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The Journal of surgical research

Ischemic preconditioning decreased leukotriene C4 formation by depressing leukotriene C4 synthase expression and activity during hepatic I/R injury in rats.


PMID 22921920

Abstract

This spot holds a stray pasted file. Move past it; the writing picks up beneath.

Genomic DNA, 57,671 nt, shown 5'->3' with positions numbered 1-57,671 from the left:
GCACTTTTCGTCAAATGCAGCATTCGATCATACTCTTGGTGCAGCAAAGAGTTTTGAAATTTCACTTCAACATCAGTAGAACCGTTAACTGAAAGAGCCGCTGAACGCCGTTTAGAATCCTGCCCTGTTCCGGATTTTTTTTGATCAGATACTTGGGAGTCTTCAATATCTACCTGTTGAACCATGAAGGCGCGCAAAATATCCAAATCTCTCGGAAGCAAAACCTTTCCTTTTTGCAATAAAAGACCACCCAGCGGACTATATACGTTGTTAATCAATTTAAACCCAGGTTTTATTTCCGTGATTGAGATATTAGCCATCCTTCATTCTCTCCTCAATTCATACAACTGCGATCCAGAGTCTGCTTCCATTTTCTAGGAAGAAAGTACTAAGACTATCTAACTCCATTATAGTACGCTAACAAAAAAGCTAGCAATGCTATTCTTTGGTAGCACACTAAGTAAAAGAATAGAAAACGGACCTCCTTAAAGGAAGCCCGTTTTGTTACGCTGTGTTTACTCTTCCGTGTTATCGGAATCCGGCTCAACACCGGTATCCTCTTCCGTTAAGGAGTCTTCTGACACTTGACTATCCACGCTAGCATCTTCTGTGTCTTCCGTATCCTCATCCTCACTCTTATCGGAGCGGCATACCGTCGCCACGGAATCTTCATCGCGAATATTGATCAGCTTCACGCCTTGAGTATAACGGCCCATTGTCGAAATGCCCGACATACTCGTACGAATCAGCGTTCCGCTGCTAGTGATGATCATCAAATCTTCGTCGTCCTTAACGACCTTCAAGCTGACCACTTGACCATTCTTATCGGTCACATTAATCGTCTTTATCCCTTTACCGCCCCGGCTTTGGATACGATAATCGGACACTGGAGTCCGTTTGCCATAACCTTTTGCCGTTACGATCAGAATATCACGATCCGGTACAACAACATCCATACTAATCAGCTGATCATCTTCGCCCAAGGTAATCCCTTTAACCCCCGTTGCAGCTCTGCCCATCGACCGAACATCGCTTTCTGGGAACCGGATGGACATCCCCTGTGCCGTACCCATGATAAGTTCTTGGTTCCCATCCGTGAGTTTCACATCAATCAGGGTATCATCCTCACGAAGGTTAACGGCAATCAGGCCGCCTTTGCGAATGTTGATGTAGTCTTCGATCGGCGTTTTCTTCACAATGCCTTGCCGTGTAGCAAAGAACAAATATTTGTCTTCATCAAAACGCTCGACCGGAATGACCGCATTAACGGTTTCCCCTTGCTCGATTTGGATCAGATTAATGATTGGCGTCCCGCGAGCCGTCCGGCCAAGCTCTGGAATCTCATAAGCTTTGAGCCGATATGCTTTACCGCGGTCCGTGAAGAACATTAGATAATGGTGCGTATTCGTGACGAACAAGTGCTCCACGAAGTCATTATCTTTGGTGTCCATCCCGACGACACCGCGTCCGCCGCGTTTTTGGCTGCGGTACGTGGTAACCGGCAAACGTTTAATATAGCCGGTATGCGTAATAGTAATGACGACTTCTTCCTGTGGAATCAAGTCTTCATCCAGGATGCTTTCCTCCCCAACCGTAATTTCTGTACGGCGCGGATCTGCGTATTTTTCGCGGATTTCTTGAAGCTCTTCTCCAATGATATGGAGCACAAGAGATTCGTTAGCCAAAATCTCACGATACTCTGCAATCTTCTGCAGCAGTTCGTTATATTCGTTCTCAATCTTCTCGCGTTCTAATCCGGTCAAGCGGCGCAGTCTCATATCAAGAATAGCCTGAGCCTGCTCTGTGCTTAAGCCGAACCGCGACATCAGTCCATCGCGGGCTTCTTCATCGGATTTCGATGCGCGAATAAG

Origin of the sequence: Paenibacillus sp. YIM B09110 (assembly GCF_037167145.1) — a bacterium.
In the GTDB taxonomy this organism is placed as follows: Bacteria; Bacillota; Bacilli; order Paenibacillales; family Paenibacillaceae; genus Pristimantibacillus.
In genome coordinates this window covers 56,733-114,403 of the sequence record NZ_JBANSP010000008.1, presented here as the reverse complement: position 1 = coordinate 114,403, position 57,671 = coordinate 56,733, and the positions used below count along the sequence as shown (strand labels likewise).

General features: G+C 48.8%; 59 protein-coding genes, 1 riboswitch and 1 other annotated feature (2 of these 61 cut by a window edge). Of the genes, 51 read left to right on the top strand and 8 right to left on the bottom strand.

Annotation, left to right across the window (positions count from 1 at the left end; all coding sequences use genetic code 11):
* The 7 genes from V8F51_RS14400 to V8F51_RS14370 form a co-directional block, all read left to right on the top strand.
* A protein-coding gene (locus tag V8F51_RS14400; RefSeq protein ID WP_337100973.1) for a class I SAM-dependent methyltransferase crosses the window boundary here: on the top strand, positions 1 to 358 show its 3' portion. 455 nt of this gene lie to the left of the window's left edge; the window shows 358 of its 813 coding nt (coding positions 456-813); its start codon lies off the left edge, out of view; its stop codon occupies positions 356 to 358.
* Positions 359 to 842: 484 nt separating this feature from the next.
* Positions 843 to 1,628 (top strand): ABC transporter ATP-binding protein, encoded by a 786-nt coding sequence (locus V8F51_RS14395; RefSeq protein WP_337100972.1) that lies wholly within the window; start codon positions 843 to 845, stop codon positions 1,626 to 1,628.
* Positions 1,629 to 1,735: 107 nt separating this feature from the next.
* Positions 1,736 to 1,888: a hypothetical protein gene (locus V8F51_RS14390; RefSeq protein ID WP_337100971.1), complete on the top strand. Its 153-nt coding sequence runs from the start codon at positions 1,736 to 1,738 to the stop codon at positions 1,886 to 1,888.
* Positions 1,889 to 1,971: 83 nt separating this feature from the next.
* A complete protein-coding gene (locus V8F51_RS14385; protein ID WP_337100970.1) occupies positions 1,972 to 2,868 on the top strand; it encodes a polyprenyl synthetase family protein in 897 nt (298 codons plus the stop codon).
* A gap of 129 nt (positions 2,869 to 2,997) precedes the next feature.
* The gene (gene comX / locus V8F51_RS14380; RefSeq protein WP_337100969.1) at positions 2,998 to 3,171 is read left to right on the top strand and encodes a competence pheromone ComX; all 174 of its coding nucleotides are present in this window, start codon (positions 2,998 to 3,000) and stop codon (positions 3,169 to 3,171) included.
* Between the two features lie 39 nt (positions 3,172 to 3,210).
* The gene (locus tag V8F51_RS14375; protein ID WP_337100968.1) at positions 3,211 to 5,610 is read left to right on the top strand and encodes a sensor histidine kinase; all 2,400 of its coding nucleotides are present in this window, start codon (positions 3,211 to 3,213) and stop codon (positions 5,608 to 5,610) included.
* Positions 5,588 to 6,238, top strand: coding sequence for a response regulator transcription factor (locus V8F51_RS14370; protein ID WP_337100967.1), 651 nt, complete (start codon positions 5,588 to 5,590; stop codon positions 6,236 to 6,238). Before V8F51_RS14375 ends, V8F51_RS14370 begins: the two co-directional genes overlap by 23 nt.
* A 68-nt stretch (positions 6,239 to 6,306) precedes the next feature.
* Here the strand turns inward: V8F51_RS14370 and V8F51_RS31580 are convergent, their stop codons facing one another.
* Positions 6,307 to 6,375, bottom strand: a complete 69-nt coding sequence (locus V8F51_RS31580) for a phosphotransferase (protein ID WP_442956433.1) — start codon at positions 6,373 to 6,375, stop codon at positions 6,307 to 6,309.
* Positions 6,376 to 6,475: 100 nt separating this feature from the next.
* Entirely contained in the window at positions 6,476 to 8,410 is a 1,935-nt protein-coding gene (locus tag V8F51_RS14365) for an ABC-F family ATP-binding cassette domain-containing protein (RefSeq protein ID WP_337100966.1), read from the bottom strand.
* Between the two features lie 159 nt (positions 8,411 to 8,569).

Extensive experimental and clinical studies have shown that ischemic preconditioning (IP) can produce protective effects during hepatic ischemia reperfusion (I/R) injury. Our recent studies indicate that rat liver I/R injury is related to an abnormal increase in leukotriene (LT) C4 production. However, the mechanisms underlying IP actions on LTC4 generation during hepatic I/R injury remain to be explored. We randomly divided adult male Sprague-Dawley rats into sham (control), I/R, and IP groups (n = 6). We subjected rat liver to 60 min partial hepatic ischemia followed by 5 h reperfusion with saline administered intravenously. We detected protein expression of LTC4 synthase (LTC4S) with Western blot, and measured LTC4 synthesis enzymes' activities and content by reverse-phase high-performance liquid chromatography. We assessed tissue injury using serum aspartate aminotransferase and aspartate aminotransferase activities and histologic changes. We examined liver tissue glutathione levels by a biochemical method. Ischemic preconditioning markedly decreased LTC4 content, reduced LTC4S protein expressions, and inhibited LTC4 synthesis enzymes' activities in rat liver compared with the I/R group (P < 0.05). We also observed a decline in serum alanine aminotransferase and aspartate aminotransferase activities (P < 0.05), together with hepatic tissue glutathione elevation (P < 0.05) in the IP groups. Positive expression of LTC4S on hepatocytes and sinusoidal endothelial cells in the IP group was significantly lower than that in the I/R group. These findings demonstrate that reduced LTC4 production by IP treatment during hepatic I/R injury could partially result from the down-regulation of LTC4S protein expression and the depression of LTC4 synthesis enzyme activity. They suggest that the beneficial effects of IP may be involved in repression of LTC4 generation during hepatic I/R injury.